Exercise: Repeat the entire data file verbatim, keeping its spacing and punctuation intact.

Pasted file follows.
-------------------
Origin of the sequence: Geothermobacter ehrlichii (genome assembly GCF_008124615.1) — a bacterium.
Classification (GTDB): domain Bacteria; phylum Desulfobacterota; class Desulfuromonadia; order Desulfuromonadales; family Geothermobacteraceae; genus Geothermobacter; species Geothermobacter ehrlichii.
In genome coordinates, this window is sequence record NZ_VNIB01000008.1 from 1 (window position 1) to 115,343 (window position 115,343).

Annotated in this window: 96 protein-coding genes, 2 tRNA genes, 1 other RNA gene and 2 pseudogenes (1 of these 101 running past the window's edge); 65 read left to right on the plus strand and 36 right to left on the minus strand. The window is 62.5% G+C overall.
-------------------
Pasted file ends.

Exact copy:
Origin of the sequence: Geothermobacter ehrlichii (genome assembly GCF_008124615.1) — a bacterium.
Classification (GTDB): domain Bacteria; phylum Desulfobacterota; class Desulfuromonadia; order Desulfuromonadales; family Geothermobacteraceae; genus Geothermobacter; species Geothermobacter ehrlichii.
In genome coordinates, this window is sequence record NZ_VNIB01000008.1 from 1 (window position 1) to 115,343 (window position 115,343).

Annotated in this window: 96 protein-coding genes, 2 tRNA genes, 1 other RNA gene and 2 pseudogenes (1 of these 101 running past the window's edge); 65 read left to right on the plus strand and 36 right to left on the minus strand. The window is 62.5% G+C overall.